The attempted assassination of a former Russian double agent in the U.K. also increased the odds for political disruption. Following the event, many western countries responded by expelling dozens of Russian diplomats, and Russia has promised to retaliate in kind.

More volatility ahead?

The first quarter was rocky, but improving fundamentals and high confidence levels should keep driving the expansion. Markets may be more at risk, though. The political risks strike directly at confidence, which could drive more volatility. As always, a well-diversified portfolio that matches your risk tolerance and time horizon remains the best way to pursue your financial goals.

Information according to Bloomberg, unless stated otherwise. 

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Market Commentary Disclosure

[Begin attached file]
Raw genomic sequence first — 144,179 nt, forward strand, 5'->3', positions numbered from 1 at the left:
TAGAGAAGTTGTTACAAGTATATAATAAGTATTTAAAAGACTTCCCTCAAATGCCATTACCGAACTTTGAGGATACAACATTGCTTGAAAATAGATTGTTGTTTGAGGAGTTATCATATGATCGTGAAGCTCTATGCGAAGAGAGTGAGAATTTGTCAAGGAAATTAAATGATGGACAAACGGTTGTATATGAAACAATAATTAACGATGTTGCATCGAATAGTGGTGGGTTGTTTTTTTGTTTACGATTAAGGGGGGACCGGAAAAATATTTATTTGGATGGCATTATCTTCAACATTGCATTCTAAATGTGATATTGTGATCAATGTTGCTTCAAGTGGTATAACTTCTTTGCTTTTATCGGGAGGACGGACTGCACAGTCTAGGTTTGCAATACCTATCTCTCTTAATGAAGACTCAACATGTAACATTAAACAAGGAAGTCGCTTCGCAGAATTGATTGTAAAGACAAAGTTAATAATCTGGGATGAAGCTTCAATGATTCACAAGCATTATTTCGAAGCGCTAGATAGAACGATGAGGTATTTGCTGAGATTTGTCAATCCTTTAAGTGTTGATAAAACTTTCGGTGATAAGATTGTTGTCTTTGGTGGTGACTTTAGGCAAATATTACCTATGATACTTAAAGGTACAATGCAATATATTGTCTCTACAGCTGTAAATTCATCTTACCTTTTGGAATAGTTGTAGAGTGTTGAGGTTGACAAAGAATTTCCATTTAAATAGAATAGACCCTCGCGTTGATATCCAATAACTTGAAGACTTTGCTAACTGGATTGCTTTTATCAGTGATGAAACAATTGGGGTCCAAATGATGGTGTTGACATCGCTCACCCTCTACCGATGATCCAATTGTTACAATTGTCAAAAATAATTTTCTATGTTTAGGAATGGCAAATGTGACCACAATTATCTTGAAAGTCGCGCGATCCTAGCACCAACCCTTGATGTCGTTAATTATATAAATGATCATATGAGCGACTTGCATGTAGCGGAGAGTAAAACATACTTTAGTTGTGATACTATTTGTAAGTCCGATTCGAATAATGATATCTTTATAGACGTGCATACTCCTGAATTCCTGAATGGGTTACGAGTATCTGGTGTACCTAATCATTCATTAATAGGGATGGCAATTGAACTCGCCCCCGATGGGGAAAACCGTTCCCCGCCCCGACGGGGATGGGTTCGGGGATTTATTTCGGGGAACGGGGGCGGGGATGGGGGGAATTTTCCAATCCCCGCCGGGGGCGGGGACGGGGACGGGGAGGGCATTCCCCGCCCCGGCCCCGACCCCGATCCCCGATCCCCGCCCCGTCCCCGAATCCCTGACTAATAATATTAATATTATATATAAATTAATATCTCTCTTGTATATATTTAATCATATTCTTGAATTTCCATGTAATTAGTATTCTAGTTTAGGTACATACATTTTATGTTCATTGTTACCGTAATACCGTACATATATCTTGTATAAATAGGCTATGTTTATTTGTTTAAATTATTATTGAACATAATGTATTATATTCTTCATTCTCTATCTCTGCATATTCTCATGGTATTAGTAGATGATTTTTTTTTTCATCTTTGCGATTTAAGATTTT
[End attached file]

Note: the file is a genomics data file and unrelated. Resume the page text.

Disclosure: Certain sections of this commentary contain forward-looking statements based on our reasonable expectations, estimates, projections, and assumptions. Forward-looking statements are not guarantees of future performance and involve certain risks and uncertainties, which are difficult to predict. Past performance is not indicative of future results. Diversification does not assure a profit or protect against loss in declining markets. All indices are unmanaged and investors cannot invest directly into an index. The Dow Jones Industrial Average is a price-weighted average of 30 actively traded blue-chip stocks. The S&P 500 Index is a broad-based measurement of changes in stock market conditions based on the average performance of 500 widely held common stocks. The Nasdaq Composite Index measures the performance of all issues listed in the Nasdaq Stock Market, except for rights, warrants, units, and convertible debentures. The MSCI EAFE Index is a float-adjusted market capitalization index designed to measure developed market equity performance, excluding the U.S. and Canada. The MSCI Emerging Markets Index is a market capitalization-weighted index composed of companies representative of the market structure of 26 emerging market countries in Europe, Latin America, and the Pacific Basin. It excludes closed markets and those shares in otherwise free markets that are not purchasable by foreigners. The Bloomberg Barclays Aggregate Bond Index is an unmanaged market value-weighted index representing securities that are SEC-registered, taxable, and dollar-denominated. It covers the U.S. investment-grade fixed-rate bond market, with index components for a combination of the Bloomberg Barclays government and corporate securities, mortgage-backed pass-through securities, and asset-backed securities. The Bloomberg Barclays U.S. Corporate High Yield Index covers the USD-denominated, non-investment-grade, fixed-rate, taxable corporate bond market. Securities are classified as high-yield if the middle rating of Moody’s, Fitch, and S&P is Ba1/BB+/BB+ or below.